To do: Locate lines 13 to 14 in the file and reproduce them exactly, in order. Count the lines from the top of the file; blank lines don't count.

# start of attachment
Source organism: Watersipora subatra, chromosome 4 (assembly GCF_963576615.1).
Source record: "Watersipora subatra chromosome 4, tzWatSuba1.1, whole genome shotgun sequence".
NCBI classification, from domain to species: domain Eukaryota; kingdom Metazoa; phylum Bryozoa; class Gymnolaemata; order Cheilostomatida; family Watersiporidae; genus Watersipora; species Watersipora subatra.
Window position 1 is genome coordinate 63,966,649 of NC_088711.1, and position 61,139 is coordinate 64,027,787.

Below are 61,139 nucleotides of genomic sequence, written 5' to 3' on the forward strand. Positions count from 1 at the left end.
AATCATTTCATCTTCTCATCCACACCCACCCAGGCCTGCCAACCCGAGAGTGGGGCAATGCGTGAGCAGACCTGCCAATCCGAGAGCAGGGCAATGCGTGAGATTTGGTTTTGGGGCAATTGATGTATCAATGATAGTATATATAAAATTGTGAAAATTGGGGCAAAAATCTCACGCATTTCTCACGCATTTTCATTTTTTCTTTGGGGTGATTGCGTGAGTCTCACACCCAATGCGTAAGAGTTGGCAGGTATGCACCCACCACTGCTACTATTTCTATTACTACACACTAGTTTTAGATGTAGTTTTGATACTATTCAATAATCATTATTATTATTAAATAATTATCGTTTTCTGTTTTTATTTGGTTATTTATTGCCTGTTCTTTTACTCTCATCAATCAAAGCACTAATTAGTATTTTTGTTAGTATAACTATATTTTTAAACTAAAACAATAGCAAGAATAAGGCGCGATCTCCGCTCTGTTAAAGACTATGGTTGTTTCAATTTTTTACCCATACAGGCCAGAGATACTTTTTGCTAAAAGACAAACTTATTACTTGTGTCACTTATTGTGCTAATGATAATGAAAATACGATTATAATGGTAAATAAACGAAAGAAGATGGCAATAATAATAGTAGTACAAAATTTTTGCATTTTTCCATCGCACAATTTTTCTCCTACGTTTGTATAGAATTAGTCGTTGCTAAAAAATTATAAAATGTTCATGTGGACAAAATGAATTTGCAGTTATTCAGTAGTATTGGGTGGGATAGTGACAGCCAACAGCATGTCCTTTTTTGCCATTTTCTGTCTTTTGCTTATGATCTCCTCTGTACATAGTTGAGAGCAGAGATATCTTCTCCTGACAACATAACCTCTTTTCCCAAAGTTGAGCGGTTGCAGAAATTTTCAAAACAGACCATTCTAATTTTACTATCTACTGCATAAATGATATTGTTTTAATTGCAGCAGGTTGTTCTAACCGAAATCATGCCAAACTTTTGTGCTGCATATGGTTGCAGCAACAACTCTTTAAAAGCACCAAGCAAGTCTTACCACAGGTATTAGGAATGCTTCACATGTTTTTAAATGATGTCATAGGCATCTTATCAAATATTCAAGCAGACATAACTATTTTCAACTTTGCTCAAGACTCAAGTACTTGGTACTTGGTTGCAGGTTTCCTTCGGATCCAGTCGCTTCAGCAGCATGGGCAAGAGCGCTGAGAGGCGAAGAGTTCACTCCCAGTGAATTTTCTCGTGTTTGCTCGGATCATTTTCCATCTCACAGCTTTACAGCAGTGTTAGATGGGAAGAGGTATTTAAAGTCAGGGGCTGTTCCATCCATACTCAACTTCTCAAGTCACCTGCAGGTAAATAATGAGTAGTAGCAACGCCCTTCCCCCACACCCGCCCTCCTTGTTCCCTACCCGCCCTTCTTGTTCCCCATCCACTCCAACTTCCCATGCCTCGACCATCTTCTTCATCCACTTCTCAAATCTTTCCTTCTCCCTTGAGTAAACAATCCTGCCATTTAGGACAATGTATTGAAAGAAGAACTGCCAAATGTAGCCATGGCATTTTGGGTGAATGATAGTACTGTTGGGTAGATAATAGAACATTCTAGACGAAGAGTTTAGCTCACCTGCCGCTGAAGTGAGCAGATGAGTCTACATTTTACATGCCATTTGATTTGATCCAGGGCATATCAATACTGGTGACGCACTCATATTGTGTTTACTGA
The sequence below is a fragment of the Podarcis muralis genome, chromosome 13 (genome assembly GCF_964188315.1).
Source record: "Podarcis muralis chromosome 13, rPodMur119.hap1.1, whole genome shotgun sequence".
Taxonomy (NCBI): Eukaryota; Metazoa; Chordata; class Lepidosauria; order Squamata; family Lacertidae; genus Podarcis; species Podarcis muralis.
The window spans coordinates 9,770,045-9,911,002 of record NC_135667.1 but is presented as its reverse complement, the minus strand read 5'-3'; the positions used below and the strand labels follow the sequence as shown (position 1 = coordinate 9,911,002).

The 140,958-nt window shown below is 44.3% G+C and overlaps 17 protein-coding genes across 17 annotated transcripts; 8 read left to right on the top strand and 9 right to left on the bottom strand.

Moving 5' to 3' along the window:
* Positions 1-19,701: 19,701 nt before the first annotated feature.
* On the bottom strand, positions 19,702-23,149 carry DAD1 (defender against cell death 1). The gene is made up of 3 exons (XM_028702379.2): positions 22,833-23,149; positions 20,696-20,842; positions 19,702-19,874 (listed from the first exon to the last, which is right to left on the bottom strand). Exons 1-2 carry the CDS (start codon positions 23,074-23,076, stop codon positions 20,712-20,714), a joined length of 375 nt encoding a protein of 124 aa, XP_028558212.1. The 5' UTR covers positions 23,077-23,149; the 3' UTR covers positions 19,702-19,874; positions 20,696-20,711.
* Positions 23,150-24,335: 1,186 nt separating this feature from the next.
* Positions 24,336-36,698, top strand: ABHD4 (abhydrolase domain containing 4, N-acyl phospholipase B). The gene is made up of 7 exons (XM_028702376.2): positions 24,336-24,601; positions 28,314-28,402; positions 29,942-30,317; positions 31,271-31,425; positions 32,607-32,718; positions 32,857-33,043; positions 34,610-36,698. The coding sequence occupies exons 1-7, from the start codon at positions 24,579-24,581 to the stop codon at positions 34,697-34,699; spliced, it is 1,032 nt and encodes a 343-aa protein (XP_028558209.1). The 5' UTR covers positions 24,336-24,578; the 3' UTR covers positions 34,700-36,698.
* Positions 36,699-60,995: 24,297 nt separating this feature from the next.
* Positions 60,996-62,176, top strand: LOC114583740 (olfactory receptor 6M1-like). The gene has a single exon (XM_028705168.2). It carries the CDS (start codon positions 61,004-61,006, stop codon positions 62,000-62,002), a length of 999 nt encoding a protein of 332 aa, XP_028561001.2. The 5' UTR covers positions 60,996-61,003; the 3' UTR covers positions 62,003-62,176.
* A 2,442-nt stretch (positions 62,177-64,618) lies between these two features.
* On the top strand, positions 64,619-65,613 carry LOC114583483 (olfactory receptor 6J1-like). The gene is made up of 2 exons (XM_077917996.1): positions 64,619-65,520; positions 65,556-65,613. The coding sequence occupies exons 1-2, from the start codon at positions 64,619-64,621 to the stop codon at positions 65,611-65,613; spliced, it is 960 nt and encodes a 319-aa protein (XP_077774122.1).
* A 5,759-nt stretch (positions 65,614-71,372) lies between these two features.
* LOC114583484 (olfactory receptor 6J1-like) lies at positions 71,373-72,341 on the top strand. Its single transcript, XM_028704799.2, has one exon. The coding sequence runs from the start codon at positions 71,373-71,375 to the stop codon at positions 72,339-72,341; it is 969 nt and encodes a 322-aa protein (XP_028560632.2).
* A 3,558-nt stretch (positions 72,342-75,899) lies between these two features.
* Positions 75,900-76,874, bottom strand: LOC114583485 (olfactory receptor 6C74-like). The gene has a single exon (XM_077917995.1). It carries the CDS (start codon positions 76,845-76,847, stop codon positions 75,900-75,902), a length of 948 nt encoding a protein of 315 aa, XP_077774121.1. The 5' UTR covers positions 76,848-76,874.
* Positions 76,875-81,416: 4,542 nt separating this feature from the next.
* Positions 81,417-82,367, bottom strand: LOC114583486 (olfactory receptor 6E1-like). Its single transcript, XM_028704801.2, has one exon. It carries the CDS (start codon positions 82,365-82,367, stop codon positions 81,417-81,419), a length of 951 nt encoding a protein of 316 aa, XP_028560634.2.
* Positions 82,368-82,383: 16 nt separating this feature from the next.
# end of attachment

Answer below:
* Positions 1-19,701: 19,701 nt before the first annotated feature.
* On the bottom strand, positions 19,702-23,149 carry DAD1 (defender against cell death 1). The gene is made up of 3 exons (XM_028702379.2): positions 22,833-23,149; positions 20,696-20,842; positions 19,702-19,874 (listed from the first exon to the last, which is right to left on the bottom strand). Exons 1-2 carry the CDS (start codon positions 23,074-23,076, stop codon positions 20,712-20,714), a joined length of 375 nt encoding a protein of 124 aa, XP_028558212.1. The 5' UTR covers positions 23,077-23,149; the 3' UTR covers positions 19,702-19,874; positions 20,696-20,711.